Description of Industry
With a lacklustre economic growth of 1.3% in 2012, Singapore advance with a 3.7% growth in GDP in the second quarter of 2013 as compared to 0.2% in the preceding quarter. Singapore’s food & beverage (F&B) services industry contributed approximately SGD 9.7 bn or 3.2% to the country’s total GDP of SGD 305.2 bn
In 2011, the F&B services industry comprised about 6,500 establishments, up 4.5% from a year ago. Total operating receipts of the F&B industry stood at SGD 7.11bn in 2011, an increase of 12.1% compared to 2010. Total value added of the industry increased 11.7% to SGD 2.49bn. On a per establishment basis, operating receipts and value added also rose by 7.3% and 6.9% to SGD 1.1mn and SGD 385,000 in 2011, respectively.
Industry Driving Forces
Singapore’s F&B industry is highly competitive; hence there is a need to call for continuous innovation to cater to consumer demands, which is growing more complex over time. Some of the key industry trends are highlighted below:
Product demand and offering
As consumers are becoming more aware of their health, unprocessed and functional food for health has begun to gain increasing popularity, where functional food nowadays is more likely to be for specific illnesses and thus can overcome limitations of conventional food. Besides, many consumers have shifted to cooking fresh food at home due to greater concern of nutritional facts for health reasons. This has, in turn, driven growth in the number of culinary lesson for those people who seek to improve their skills. There are also demand for healthier food in all sector, especially in the fast food restaurants sector, whereby there is a need to show case their nutritional value of each of the food, so that consumer would have a choice to avoid those unhealthy ones.
Going green and sustaining it
With the impending climate change, consumers are also wiser nowadays in choosing products which are eco-friendly. Often times, buyers would consider produce made from good farming practices and ethically treated livestock meat. F&B providers that are generous in their corporate social responsibility efforts also take a notch as compared to those who are not. Especially in light of scandalous food issue of the tapioca products, or Taiwan pearls that is being consumed with milk tea, there was more attention on these products which the buyers had to pay more attention and detail to. In recent news, during the haze period, there was also a growing sentiment among the consumers to boycott product that are not eco-friendly, such as food produced in Indonesia by the company that participate in the slash and burn tactic of creating more land.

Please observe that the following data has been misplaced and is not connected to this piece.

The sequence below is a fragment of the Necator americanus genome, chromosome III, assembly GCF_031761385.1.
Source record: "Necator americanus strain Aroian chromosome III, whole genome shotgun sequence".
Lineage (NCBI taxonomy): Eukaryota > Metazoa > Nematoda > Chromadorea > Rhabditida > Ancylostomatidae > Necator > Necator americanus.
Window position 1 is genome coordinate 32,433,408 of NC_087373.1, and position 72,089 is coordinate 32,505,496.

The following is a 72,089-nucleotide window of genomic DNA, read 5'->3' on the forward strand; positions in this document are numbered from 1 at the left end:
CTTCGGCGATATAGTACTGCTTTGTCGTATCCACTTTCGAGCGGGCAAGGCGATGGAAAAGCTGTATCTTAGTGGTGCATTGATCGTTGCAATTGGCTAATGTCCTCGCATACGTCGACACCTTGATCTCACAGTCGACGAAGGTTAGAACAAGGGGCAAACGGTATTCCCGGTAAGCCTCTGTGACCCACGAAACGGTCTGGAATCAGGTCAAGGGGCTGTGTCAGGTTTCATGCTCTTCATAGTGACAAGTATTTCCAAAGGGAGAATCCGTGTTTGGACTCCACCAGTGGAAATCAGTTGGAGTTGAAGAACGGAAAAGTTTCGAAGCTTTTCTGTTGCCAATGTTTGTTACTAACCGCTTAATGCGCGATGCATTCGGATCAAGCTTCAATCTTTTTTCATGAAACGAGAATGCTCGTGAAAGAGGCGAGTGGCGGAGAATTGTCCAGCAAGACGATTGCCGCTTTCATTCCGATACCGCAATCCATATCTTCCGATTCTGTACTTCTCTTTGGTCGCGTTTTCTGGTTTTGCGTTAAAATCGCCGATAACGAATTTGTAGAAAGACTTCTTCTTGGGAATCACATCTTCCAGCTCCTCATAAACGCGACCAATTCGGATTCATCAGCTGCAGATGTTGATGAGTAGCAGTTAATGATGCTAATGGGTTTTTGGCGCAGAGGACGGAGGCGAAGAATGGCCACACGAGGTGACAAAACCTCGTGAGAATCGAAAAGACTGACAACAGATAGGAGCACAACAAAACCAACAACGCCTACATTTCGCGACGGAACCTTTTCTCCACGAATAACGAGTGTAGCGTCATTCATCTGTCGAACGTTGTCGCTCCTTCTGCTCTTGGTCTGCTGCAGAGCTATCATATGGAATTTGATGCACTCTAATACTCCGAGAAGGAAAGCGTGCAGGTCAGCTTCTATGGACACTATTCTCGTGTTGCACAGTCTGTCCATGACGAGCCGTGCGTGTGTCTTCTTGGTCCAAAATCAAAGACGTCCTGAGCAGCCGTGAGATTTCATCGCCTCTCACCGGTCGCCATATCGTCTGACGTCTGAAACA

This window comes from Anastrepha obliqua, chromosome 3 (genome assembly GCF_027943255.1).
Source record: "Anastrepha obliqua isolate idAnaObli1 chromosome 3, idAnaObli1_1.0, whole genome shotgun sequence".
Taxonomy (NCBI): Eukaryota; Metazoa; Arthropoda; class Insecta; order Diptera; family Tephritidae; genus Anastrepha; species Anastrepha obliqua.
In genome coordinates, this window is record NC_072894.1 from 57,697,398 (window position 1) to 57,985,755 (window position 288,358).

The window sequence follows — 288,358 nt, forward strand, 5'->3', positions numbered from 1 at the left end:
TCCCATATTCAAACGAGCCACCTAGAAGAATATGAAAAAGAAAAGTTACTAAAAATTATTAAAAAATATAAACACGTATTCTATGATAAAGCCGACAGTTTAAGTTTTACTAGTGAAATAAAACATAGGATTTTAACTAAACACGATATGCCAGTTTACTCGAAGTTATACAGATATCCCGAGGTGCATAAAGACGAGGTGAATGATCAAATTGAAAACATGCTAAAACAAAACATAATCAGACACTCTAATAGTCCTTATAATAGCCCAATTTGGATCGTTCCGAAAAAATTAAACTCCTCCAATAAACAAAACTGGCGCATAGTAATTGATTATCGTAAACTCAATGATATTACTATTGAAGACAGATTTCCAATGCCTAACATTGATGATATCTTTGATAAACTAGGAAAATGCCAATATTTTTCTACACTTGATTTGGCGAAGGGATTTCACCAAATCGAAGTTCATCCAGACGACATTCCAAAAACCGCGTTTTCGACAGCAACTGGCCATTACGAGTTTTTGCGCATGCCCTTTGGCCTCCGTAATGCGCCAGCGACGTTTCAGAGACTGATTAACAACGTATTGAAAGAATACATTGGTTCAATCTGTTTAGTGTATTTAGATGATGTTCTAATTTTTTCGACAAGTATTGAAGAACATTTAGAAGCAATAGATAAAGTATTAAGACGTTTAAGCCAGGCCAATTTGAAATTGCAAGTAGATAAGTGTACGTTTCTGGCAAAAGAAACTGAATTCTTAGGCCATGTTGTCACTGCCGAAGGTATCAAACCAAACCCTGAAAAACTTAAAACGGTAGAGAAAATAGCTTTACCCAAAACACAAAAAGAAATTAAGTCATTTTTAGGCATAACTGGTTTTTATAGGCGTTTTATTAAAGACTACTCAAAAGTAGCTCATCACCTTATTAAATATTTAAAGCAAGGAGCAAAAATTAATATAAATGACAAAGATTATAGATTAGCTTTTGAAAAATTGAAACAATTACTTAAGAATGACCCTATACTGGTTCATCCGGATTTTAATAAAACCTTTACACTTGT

More emphasis on innovation
Due to higher consumer demand for healthy F&B products, businesses are integrating nutrition in their products while ensuring value-for-money and quality taste. Since this industry is highly competitive, businesses are into innovating. Common in the scene are those who provide breakfast not only in the morning, but for the whole day, concept dinning for the middle to higher class, and international cuisine. Another business innovation would be the use of high technology to improve efficiency of the food service to cater to the consumer demand, such as having an Ipad menu and up to date system to compute the data.
Varying pricing strategies
To make their products more accessible, most F&B outlets are engaging in low cost pricing, making gourmet cuisines like Italian, French and American dishes and selling them in an affordable price available even in food courts, coffee shops and hawker centres. Some F&B establishments still opt to maintain their niche, while some try to cater to all classes for a larger market share.
Porter’s Five Forces
Rivalry among competitors
Competition is often fierce within the food retail industry, which comes from the view of...
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